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Revised Children’s Online Privacy Protection Rule Now In Effect

July 3rd, 2013

The Federal Trade Commission’s revised Children’s Online Privacy Protection Act (COPPA) Rule took effect on July 1st. COPPA gives parents greater control over the online collection of their children’s personal information. The revised COPPA rule is the result of more than two years of review by the agency to modernize the rule.

The revised COPPA rule addresses new ways in which children use and access the Internet, including the use of mobile devices and social networking. The modified COPPA rule, approved by the Commission in December 2012, broadens the definition of children’s personal information to include persistent identifiers such as cookies that track a child’s activity online, as well as geolocation information, photos, videos, and audio recordings.

COPPA was mandated when Congress passed the Children’s Online Privacy Protection Act of 1998. COPPA requires that operators of websites or online services that are either directed to children under 13 or have actual knowledge that they are collecting personal information from children under 13 give notice to parents and get their verifiable consent before collecting, using, or disclosing such personal information, and keep secure the information they collect from children.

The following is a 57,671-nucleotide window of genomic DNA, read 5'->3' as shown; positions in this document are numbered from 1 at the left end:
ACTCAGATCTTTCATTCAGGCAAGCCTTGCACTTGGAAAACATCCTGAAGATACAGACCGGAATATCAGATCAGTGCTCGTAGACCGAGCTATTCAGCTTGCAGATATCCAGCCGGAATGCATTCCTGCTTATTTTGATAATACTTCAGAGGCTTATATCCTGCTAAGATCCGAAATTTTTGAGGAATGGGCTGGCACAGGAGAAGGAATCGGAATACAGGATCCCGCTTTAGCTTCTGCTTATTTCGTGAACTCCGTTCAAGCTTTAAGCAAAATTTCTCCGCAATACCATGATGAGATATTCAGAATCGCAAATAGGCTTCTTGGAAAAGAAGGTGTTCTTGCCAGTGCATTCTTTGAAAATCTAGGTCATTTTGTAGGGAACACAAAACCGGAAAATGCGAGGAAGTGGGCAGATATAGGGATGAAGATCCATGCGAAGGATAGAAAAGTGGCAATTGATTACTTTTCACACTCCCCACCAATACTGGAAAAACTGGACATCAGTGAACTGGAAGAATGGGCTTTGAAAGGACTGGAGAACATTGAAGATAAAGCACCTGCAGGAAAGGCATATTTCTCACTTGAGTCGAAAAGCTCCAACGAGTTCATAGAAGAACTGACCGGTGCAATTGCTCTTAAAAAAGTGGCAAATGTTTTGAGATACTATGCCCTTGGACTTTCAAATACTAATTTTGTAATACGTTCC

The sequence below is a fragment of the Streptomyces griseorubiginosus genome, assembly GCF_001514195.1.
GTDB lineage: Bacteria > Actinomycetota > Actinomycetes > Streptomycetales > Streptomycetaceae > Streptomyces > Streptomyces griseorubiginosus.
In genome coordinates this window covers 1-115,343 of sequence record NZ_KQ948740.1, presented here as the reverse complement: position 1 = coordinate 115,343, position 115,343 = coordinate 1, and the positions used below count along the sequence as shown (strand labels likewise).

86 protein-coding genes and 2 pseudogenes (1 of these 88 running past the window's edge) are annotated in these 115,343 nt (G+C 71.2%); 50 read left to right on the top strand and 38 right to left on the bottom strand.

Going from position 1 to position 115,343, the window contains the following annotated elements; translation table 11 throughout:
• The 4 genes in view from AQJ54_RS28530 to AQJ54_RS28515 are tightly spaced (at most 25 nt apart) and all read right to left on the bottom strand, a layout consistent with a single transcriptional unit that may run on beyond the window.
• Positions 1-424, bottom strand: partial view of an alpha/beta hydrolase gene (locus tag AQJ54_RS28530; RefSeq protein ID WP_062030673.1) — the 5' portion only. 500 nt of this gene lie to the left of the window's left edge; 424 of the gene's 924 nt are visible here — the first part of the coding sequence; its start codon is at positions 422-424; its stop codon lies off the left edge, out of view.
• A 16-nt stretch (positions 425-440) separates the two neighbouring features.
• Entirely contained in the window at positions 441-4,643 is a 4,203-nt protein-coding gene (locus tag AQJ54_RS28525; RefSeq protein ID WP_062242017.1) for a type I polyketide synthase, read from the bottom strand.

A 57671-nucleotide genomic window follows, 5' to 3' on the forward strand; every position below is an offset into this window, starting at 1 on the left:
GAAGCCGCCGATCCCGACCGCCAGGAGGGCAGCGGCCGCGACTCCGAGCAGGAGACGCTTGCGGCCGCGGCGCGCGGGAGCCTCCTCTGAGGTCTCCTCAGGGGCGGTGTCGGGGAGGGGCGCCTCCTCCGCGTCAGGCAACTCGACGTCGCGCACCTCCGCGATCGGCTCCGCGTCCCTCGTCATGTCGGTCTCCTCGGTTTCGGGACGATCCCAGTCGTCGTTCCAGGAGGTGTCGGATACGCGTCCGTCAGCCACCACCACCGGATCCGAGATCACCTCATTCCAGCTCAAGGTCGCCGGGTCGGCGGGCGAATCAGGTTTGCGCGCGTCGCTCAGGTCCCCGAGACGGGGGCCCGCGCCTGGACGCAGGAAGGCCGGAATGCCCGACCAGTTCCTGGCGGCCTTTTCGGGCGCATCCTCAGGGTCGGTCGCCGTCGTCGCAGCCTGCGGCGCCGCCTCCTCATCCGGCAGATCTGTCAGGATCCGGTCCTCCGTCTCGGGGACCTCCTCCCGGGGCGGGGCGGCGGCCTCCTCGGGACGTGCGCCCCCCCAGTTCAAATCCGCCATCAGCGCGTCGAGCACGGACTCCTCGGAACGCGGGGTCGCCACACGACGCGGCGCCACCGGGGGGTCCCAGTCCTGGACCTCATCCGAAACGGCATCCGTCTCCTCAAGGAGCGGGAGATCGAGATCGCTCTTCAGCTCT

The FTC has also continued five “safe harbor” programs, whose guidelines now reflect the updated rule. Under COPPA, “safe harbor” status permits certain organizations to create comprehensive self-compliance programs for their members. Companies that participate in a COPPA safe harbor program are generally subject to the review and disciplinary procedures provided in the safe harbor’s guidelines in lieu of formal FTC investigation and law enforcement. COPPA safe harbor programs are offered by Aristotle International, Inc., the Children’s Advertising Review Unit of the Council of Better Business Bureaus, ESRB Privacy Online, PRIVO and TRUSTe.

The FTC has updated a guide for parents, “Protecting Your Child’s Privacy Online,” that explains what COPPA is, how it works and what parents can do to help protect their children’s privacy online.

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